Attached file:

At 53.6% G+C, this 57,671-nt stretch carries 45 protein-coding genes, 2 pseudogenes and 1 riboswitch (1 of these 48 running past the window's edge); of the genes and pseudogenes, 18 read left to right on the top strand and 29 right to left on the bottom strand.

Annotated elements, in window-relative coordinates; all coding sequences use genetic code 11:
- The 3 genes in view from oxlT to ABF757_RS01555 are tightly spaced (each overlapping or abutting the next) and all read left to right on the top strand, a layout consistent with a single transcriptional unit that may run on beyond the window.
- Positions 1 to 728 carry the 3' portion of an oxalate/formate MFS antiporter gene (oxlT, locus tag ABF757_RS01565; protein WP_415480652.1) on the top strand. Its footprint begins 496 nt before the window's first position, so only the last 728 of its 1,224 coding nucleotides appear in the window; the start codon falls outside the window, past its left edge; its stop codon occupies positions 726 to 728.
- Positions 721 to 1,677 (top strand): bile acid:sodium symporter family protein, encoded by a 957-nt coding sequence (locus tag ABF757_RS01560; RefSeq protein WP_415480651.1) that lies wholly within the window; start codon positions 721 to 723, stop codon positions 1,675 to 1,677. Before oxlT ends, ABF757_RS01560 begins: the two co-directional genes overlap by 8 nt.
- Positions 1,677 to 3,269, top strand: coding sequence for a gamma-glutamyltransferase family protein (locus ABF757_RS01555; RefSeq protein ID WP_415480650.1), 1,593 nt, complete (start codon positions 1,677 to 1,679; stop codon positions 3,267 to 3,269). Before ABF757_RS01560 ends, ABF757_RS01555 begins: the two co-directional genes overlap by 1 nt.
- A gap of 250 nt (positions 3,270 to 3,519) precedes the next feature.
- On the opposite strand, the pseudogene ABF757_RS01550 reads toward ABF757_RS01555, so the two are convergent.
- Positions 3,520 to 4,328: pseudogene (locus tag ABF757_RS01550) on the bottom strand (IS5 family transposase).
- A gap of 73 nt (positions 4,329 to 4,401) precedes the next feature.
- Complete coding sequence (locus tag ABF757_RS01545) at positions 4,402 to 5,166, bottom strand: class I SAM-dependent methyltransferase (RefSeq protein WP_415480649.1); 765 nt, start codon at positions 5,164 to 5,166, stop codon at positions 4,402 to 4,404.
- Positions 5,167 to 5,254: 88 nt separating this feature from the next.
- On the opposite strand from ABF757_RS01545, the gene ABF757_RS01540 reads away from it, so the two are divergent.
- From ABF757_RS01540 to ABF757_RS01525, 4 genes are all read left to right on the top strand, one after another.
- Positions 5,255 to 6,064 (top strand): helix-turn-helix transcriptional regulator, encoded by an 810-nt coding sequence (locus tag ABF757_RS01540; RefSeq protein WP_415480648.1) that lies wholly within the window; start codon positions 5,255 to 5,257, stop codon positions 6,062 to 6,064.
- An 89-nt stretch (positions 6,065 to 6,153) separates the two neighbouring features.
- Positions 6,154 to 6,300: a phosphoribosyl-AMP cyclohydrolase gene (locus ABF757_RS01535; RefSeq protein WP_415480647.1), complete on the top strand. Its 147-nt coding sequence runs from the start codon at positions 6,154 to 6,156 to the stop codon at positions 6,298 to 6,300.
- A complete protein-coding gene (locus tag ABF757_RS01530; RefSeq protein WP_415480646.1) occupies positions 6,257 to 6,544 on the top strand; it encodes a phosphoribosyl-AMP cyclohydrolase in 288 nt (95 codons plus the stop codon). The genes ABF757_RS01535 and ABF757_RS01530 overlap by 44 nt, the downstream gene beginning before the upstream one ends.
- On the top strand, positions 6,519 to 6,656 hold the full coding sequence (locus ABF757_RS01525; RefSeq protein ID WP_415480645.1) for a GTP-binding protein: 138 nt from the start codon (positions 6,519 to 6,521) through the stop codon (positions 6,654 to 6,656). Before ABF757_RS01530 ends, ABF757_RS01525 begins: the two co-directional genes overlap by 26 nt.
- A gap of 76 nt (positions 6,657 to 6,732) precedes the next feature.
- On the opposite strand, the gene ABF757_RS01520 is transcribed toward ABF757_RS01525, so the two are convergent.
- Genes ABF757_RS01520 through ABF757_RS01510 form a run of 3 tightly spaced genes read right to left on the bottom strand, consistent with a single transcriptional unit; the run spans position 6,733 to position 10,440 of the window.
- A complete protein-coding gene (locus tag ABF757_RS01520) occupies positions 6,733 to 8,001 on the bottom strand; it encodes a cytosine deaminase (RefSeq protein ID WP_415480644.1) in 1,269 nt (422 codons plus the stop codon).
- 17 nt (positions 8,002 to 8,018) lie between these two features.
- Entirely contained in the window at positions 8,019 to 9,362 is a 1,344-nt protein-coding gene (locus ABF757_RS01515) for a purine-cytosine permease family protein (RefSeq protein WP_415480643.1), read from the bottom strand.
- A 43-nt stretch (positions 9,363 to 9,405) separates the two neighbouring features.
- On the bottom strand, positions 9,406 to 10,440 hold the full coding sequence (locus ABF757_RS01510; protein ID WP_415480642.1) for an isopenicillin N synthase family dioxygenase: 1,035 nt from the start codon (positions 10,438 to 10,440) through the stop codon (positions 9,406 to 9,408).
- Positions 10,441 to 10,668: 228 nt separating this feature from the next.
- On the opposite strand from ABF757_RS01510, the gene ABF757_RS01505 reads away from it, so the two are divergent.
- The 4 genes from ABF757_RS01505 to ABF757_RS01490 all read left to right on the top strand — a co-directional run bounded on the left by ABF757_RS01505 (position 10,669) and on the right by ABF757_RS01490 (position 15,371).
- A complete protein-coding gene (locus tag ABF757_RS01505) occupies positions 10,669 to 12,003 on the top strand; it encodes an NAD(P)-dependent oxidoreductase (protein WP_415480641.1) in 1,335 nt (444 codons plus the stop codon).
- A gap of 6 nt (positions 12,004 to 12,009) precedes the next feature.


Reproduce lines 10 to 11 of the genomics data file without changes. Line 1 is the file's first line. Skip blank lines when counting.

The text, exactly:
- A gap of 73 nt (positions 4,329 to 4,401) precedes the next feature.
- Complete coding sequence (locus tag ABF757_RS01545) at positions 4,402 to 5,166, bottom strand: class I SAM-dependent methyltransferase (RefSeq protein WP_415480649.1); 765 nt, start codon at positions 5,164 to 5,166, stop codon at positions 4,402 to 4,404.